Peer Career Exploration Groups provide a structured way for Ph.D. students and postdocs to help one another in their career planning efforts. Small groups of trainees meet regularly to discuss progress, share knowledge, and set goals. The University of Rochester, University of California San Francisco, and University of North Carolina at Chapel Hill are a few of the BEST schools that organize Peer Career Exploration Groups. Below, they share what they have learned.
Motivation & Accountability: Regular meetings serve as deadlines for students to accomplish career exploration goals, such as reaching out for informational interviews, reading up on different career paths, updating a resume, or learning a new skill. Moreover, peer successes motivate others to take action.
Knowledge & skill building: Trainees can share knowledge about upcoming events, job postings, emerging careers, or career planning strategies. Peer group meetings also provide a safe place to practice communication skills and professionalism.
Confidence: PhDs and postdocs build connections with others facing similar challenges and empower one another. As a result, trainees often report that peer groups boost their confidence in their career choice.
Scalable & sustainable: A career development office can’t meet with every student and postdoc regularly to assure that all trainees are staying on track. Peer groups provide a way for even the smallest office to provide trainees with regular check-ins and support.
Size: Peer Career Exploration Groups work best with 5-8 people per group.
Composition: Most schools find that groups thrive when they are organized by career area. Students might join multiple groups until they narrow down their career interests. Common career areas include
- Science Writing/Communication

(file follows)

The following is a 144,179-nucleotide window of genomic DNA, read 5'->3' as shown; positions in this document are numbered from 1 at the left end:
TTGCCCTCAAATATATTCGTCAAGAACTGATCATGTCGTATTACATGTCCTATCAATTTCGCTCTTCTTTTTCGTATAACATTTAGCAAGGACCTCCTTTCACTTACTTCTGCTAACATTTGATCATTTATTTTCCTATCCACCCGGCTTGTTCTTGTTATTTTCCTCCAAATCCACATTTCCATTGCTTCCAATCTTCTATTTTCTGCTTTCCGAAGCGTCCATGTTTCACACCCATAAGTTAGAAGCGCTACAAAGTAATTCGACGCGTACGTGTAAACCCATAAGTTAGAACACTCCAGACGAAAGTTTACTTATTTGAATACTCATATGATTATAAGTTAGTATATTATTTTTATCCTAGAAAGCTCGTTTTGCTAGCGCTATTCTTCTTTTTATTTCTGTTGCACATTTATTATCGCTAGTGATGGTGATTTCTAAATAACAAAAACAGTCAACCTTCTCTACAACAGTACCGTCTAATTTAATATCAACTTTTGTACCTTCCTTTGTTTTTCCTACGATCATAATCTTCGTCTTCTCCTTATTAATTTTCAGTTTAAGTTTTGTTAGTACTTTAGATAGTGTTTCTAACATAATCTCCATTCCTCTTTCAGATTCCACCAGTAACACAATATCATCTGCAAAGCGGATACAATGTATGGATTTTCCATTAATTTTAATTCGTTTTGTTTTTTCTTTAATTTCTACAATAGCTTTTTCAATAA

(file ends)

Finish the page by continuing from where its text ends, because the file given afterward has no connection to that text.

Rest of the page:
- Data Science
Alternatively, some schools have found that peer groups composed of people with diverse career interest can also be extremely effective. Either way, groups benefit by having people from varied academic disciplines and with a mix of graduate students and postdocs. Graduate students learn from the more experienced postdocs, while postdocs benefit from the students’ energy, positivity, and greater familiarity with the institution.
Leadership: Groups leaders can be members of the peer groups or external facilitators (either faculty, staff, or trained graduate students and postdocs). Facilitators need not be content experts, as their role is mainly to help establish effective meeting structure and norms, including things like efficient use of time, a positive focus on problem-solving and community building, and making sure everyone participates.
Frequency: Students and postdocs report increased motivation and confidence immediately after a group meeting; so frequent sessions result in greater career exploration, networking and skill building. Ideally, groups will meet at least once per month.
Tracking student progress: When students and postdocs are supporting one another, there is no built-in method to monitor student progress. To solve this problem, some schools have trainees set career exploration goals that they review at the next meeting, while others use surveys to evaluate student progress.
Flexibility: The above guidelines are just guidelines. Let your students and postdocs shape their groups around their needs, schedules and interest.
An example of peer career exploration groups:
- UMass Medical School’s Career Pathways Communities
Publication links and additional resources:
- Kathy E. Kram and Lynn A. Isabella, Mentoring Alternatives: The Role of Peer Relationships in Career Development. doi: 10.2307/256064